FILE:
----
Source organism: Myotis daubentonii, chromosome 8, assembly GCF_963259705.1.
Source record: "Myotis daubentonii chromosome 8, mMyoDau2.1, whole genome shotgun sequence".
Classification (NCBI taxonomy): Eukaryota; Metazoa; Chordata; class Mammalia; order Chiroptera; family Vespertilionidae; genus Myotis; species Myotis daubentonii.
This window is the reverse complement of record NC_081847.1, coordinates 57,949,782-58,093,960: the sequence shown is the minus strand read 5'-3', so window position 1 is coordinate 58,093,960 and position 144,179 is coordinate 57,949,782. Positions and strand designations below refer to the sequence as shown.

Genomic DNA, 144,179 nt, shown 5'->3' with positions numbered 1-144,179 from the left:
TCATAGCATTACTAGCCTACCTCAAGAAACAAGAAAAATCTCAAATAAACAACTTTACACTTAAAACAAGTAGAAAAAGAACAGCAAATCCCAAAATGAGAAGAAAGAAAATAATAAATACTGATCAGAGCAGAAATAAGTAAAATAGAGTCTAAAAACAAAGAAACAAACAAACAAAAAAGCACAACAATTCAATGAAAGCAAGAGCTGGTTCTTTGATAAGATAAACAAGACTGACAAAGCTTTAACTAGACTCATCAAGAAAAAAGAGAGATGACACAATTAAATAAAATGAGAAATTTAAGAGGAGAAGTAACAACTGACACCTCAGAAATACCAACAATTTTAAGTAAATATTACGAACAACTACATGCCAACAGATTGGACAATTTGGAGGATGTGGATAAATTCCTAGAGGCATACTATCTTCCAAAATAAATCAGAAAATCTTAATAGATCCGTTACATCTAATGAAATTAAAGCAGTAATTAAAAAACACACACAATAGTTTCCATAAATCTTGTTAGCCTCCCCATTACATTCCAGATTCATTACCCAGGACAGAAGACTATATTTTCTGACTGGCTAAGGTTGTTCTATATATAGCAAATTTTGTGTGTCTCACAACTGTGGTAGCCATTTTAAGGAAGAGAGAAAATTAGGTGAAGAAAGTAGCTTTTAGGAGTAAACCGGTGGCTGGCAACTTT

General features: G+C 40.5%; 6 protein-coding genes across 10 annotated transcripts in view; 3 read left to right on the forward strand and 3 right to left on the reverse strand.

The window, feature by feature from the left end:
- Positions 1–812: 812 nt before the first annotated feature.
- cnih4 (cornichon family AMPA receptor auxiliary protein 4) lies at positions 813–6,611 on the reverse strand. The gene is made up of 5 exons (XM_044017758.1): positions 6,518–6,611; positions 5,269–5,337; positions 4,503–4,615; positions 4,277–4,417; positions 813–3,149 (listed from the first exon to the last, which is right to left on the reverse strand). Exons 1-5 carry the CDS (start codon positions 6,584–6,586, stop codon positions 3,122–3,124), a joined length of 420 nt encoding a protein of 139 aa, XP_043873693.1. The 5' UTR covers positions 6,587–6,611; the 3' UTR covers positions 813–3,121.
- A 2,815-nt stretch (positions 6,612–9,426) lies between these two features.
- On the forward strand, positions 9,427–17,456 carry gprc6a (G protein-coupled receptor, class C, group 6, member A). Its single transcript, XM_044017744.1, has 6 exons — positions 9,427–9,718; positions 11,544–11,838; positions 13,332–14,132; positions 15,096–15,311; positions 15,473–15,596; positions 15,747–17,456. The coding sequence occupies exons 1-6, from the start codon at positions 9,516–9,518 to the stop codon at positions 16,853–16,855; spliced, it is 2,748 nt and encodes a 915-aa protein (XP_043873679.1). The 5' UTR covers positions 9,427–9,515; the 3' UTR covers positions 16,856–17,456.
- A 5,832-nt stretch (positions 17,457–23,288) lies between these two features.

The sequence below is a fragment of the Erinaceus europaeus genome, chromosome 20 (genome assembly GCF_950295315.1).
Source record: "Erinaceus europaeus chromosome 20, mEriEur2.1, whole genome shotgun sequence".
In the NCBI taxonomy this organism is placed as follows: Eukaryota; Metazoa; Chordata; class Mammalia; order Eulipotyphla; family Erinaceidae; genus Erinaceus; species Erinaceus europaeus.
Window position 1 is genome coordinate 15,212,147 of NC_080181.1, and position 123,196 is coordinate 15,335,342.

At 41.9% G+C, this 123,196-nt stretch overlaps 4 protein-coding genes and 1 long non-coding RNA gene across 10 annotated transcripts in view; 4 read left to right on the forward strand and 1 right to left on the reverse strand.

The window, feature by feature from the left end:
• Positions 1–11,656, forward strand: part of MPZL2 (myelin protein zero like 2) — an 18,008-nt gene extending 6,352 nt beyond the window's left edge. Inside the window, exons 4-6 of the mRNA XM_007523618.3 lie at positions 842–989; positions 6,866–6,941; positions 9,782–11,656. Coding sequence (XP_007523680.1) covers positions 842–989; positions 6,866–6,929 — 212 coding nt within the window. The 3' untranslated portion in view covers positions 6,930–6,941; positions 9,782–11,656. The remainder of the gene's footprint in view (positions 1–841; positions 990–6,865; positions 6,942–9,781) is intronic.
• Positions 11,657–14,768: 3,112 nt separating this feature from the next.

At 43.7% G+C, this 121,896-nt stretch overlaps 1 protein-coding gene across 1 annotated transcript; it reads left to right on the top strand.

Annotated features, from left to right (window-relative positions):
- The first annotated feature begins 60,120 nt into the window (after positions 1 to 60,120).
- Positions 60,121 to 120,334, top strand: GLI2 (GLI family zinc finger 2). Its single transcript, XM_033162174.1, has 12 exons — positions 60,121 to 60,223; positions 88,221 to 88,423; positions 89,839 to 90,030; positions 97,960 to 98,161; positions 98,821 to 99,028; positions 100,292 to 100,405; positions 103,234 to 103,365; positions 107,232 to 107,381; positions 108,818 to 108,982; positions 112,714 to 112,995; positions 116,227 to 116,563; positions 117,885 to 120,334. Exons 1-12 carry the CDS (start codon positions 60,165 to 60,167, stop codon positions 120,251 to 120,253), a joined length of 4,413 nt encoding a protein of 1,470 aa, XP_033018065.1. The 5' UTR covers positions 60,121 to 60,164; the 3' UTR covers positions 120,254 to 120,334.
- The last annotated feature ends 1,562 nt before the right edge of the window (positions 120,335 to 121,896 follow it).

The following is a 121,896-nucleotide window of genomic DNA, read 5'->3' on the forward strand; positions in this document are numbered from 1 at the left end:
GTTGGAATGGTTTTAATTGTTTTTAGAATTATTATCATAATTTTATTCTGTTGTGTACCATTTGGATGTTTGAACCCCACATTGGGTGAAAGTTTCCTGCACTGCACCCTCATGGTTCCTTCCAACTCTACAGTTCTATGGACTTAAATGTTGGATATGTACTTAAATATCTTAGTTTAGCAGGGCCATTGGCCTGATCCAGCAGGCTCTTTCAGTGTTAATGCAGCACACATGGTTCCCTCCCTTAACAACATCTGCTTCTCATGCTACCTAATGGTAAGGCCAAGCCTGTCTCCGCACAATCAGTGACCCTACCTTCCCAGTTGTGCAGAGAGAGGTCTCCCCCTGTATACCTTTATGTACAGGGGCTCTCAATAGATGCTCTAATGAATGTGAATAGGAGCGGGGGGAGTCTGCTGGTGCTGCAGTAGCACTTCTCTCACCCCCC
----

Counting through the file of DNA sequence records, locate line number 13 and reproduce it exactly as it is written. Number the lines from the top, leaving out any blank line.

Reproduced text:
- A 5,832-nt stretch (positions 17,457–23,288) lies between these two features.